The US military has a problem with sexual violence. That’s the conclusion of the Universal Periodic Review Panel, a UN panel that aims to address the human rights records of the 193 UN member states. This is the second time that the panel has scrutinized the United States; the first was in 2010, when the list of concerns included detention in Guantanamo Bay, torture, the death penalty, and access to health care. Its latest report came out Monday morning, and there was a surprising addition to the predictable laundry list of US human rights violations.
In one of 12 final recommendations, the UN Council urged the US military “to prevent sexual violence in the military and ensure effective prosecution of offenders and redress for victims.” Other recommendations included stopping the militarization of police forces, closing Guantanamo Bay, ending the death penalty, and stopping NSA surveillance of citizens.
For years US lawmakers and activists have complained about sexual assault in the military, but this is the first time the United Nations has addressed the issue.
Representatives from Denmark and Slovenia were especially outspoken in their criticism of the United States for not doing enough to prevent and prosecute alleged cases of sexual assault. Vojislav Šuc, Slovenia’s representative, encouraged the US to “redouble efforts to prevent sexual violence in the military and ensure protection of offenders and redress for victims.”
Stephanie Schroeder, a military sexual-assault survivor who traveled to Geneva for the hearing, said in a press release, “Today’s outcome shows that redress can be won before the UN—and hopefully lead to meaningful change back home.”
The UN panels likely decided to investigate US military sexual violence in response to a report last year from the Service Women’s Action Network and Cornell Law School’s Avon Global Center for Women and Justice and the Global Gender Justice Clinic. It analyzed statistics from the Department of Defense, survivors’ stories from federal cases, and interviews with survivors.
The report concluded, “In cases where an act of sexual assault has already been committed in the military, the U.S. oftentimes fails to promptly and impartially prosecute and effectively redress the assault and thereby violates servicemen and women’s rights under international law.”
The UN Human Rights Council evaluation targeted the military’s reporting process, in which the decision of whether to prosecute cases of alleged sexual assault or harassment is left to superiors in the chain of command rather than an outsider with experience in sexual assault. For years, activists and lawmakers in the United States have tried to change this protocol—but leaders in the military have balked at bringing civilians into bases and military academies to investigate alleged assaults. Advocates say that commanders should not be in charge of handling these cases, since they are not trained in legal or criminal matters and often directly supervise both the victim and the perpetrator. Victims often are afraid to report the assault, fearing retribution or inaction. In a 2014 RAND Corporation survey of service members who reported sexual assaults, 62 percent of those who responded claimed they experienced social or professional retaliation after reporting unwanted sexual harassment, including being fired.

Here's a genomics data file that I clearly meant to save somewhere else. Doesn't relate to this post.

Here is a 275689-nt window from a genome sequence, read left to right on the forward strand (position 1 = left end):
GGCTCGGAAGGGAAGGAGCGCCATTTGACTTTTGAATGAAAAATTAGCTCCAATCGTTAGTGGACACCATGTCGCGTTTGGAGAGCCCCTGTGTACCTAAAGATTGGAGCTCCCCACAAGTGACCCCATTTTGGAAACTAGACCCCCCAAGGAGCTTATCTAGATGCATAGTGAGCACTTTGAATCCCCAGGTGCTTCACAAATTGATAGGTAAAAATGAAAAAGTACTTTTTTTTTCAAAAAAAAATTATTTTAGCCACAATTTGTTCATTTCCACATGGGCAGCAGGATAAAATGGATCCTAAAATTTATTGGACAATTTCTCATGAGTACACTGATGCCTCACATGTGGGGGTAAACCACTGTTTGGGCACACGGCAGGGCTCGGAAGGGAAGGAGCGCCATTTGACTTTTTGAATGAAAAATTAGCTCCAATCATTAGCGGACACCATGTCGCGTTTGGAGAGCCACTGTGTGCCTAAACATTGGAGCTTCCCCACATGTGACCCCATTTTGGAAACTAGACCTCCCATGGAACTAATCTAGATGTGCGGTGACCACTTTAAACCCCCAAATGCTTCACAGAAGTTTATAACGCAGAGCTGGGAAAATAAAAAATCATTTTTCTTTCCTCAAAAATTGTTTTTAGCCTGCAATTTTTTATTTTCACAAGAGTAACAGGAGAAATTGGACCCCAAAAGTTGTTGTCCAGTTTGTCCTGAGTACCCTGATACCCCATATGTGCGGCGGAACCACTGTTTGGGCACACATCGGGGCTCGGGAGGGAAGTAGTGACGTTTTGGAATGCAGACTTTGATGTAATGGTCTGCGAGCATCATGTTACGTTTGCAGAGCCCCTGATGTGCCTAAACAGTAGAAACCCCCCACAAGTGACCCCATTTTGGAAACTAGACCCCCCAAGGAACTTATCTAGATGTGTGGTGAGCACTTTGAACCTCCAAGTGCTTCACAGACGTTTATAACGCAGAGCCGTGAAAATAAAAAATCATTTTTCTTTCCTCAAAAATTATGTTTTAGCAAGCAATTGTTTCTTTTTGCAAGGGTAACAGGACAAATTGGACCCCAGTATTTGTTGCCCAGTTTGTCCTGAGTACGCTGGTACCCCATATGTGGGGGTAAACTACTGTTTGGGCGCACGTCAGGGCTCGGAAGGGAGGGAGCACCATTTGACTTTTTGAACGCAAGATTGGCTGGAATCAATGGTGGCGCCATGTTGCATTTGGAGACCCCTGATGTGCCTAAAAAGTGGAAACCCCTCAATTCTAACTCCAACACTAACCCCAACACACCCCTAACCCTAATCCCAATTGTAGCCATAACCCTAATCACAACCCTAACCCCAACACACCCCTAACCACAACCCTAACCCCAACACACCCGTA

Denmark’s representative to the UN Human Rights Council, Carsten Staur, recommended “removing from the chain of command the decision about whether to prosecute cases of alleged assault.” His comments marked the “first time that a human rights body has called upon the U.S. to remove key decision-making authority from the chain of command in cases alleging sexual violence,” noted Liz Brundige, the Avon Global Center’s director, in a press release.
The State Department, the Pentagon, and the US representative to the United Nations did not respond to requests for comment on the council report.
When the UN Human Rights Council last reviewed the United States in 2010, the US government promised to respond to all of the recommendations—including improvements to health care, criminal justice, and other areas of concern—with a written report of goals. This year, the UN Human Rights Council commended the US for six areas of “positive achievement,” including strengthening the social welfare system in the United States, creating a task force on 21st-century policing, taking some measures to address violence against women, upholding some of the rights of LGBT individuals, improving access to health care, and releasing details on CIA interrogation techniques. When the panel reviews the United States again, the US will have to update the United Nations on its progress on sexual assault in the military.
Of course, the problem of military sexual assault is not limited to the United States. Last year, Swedish UN official Anders Kompass leaked to French authorities an internal investigation detailing allegations that French soldiers on a peacekeeping mission in the Central African Republic raped children and traded food for sex. Kompass said that he leaked the report because he was concerned that the United Nations would not disclose its findings or take action. Just last week, after the report was revealed by the Guardian, French prosecutors launched an investigation into the allegations. The whistleblower is now under internal investigation, according to the UN secretary general’s office, for a “serious breach in protocol” and risking victims’ privacy. French President Francois Hollande has declared he “will be merciless” if the allegations are proven true.